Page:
Magazine article The Spectator

Stifling the Egyptians

Magazine article The Spectator

Stifling the Egyptians

Article excerpt

Aida

Wales Millennium Centre

Welsh National Opera's new Aida, directed by John Caird, is a moderate success, not more, and raises the question of why some operas survive falling into that category so much better than others -- Aida is not, I think, one that does. However much financially hard-pressed companies have articles in their programmes about the essentially intimate nature of the work -- 'Aida is mostly a chamber opera, ' says the conductor Carlo Rizzi in a thoughtful interview -- the fact remains that the intensity of the private drama that unfolds is enhanced by contrast with the monumental ceremonial trappings, and by the dependence of the characters' fates not only on their feelings for one another but on their public roles. The poignancy of Amneris, on which Rizzi quite rightly insists, is not only a matter of her realising that she has a rival who is loved by the man she loves, but that she has the rival, the slave Aida, in her power and can destroy her; but that means she is aligned with the priestly powers she abominates and who sentence Radamès to death, and, given that he has betrayed an allimportant secret of his country to Aida, quite rightly. The interfusion of the political and the personal is as effective here as it is in the greater Don Carlos, where more characters are drawn into the tragic and much more involving action, and we care about them more because Verdi's characterisation of them is more vivid.

The problems with Aida begin, for me, after the exquisite prelude and Ramfis's hinting to Radamès whom Isis has chosen to lead the Egyptian army. Verdi immediately awards Radamès one of the most famous but least interesting of all his tenor arias.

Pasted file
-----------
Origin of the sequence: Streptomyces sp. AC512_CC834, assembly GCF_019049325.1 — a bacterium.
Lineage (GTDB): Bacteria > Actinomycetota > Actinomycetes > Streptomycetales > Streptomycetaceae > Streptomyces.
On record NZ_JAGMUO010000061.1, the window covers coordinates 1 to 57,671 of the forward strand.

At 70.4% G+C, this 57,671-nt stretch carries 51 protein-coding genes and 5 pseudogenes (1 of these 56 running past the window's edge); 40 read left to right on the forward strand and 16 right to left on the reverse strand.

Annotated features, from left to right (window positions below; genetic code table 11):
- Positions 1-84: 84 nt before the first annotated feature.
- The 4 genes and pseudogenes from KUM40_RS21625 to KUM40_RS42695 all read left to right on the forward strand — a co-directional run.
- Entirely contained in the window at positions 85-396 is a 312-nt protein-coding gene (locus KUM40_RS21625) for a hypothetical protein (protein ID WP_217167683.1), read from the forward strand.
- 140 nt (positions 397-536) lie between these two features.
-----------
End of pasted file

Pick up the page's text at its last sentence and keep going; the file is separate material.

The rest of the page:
And that, really, is all the characterisation that Radamès gets. It isn't enough to convince me that two such emotionally hypercharged women as Aida and Amneris would fall for him. Nor, I fear, did Dennis O'Neill approximate to my conception of an heroic warrior. Aged 60 and looking it, dressed in a way that he might retain in Tosca or Andrea Chénier, and with a voice that is inevitably drying out, though he can still get the notes if he sings them loudly enough, this Aida instantly turned itself into a concert performance. And why, given that the Wales Millennium Centre's stage is quite large, did Caird and his designer Yannis Thavoris decide to reduce it to a tiny acting space surrounded by tiers, all in dark slate? That is, of course, entirely appropriate to the closing scene, where a set that makes the audience as well as the lovers feel stifled is what's needed, but it meant that the chorus, a very large one including a lot of local amateurs, were no more than spectators, and ones who at the end of Act II threw down confetti and red streamers, a campy touch just where humour is fatal. …

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